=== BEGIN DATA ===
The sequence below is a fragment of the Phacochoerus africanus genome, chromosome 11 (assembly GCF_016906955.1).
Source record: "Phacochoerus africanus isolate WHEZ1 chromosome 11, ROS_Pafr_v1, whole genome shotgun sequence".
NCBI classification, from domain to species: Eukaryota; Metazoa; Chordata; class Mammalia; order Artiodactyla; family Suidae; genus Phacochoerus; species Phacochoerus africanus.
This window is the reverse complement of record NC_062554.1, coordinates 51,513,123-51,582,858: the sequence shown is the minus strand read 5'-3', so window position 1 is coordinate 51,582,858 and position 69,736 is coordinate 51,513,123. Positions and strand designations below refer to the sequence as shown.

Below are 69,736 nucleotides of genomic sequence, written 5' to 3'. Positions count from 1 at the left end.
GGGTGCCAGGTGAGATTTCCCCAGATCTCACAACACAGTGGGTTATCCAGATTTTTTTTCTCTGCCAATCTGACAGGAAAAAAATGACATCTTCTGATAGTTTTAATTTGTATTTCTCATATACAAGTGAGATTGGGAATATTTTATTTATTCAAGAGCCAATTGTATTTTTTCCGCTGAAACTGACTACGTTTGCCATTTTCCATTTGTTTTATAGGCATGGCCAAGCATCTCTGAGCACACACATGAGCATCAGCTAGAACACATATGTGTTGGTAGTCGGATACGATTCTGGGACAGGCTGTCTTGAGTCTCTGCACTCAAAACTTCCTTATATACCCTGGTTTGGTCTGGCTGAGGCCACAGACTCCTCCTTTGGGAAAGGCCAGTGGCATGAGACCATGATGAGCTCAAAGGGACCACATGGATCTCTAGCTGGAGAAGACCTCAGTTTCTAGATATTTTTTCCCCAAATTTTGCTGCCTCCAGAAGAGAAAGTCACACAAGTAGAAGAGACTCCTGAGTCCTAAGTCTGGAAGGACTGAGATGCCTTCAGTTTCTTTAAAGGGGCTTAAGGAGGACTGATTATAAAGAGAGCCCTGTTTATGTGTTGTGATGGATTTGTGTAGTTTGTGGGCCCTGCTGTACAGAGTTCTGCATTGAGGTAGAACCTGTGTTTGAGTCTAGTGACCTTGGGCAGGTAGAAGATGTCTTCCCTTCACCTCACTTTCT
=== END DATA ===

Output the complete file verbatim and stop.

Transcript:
The sequence below is a fragment of the Phacochoerus africanus genome, chromosome 11 (assembly GCF_016906955.1).
Source record: "Phacochoerus africanus isolate WHEZ1 chromosome 11, ROS_Pafr_v1, whole genome shotgun sequence".
NCBI classification, from domain to species: Eukaryota; Metazoa; Chordata; class Mammalia; order Artiodactyla; family Suidae; genus Phacochoerus; species Phacochoerus africanus.
This window is the reverse complement of record NC_062554.1, coordinates 51,513,123-51,582,858: the sequence shown is the minus strand read 5'-3', so window position 1 is coordinate 51,582,858 and position 69,736 is coordinate 51,513,123. Positions and strand designations below refer to the sequence as shown.

Below are 69,736 nucleotides of genomic sequence, written 5' to 3'. Positions count from 1 at the left end.
GGGTGCCAGGTGAGATTTCCCCAGATCTCACAACACAGTGGGTTATCCAGATTTTTTTTCTCTGCCAATCTGACAGGAAAAAAATGACATCTTCTGATAGTTTTAATTTGTATTTCTCATATACAAGTGAGATTGGGAATATTTTATTTATTCAAGAGCCAATTGTATTTTTTCCGCTGAAACTGACTACGTTTGCCATTTTCCATTTGTTTTATAGGCATGGCCAAGCATCTCTGAGCACACACATGAGCATCAGCTAGAACACATATGTGTTGGTAGTCGGATACGATTCTGGGACAGGCTGTCTTGAGTCTCTGCACTCAAAACTTCCTTATATACCCTGGTTTGGTCTGGCTGAGGCCACAGACTCCTCCTTTGGGAAAGGCCAGTGGCATGAGACCATGATGAGCTCAAAGGGACCACATGGATCTCTAGCTGGAGAAGACCTCAGTTTCTAGATATTTTTTCCCCAAATTTTGCTGCCTCCAGAAGAGAAAGTCACACAAGTAGAAGAGACTCCTGAGTCCTAAGTCTGGAAGGACTGAGATGCCTTCAGTTTCTTTAAAGGGGCTTAAGGAGGACTGATTATAAAGAGAGCCCTGTTTATGTGTTGTGATGGATTTGTGTAGTTTGTGGGCCCTGCTGTACAGAGTTCTGCATTGAGGTAGAACCTGTGTTTGAGTCTAGTGACCTTGGGCAGGTAGAAGATGTCTTCCCTTCACCTCACTTTCT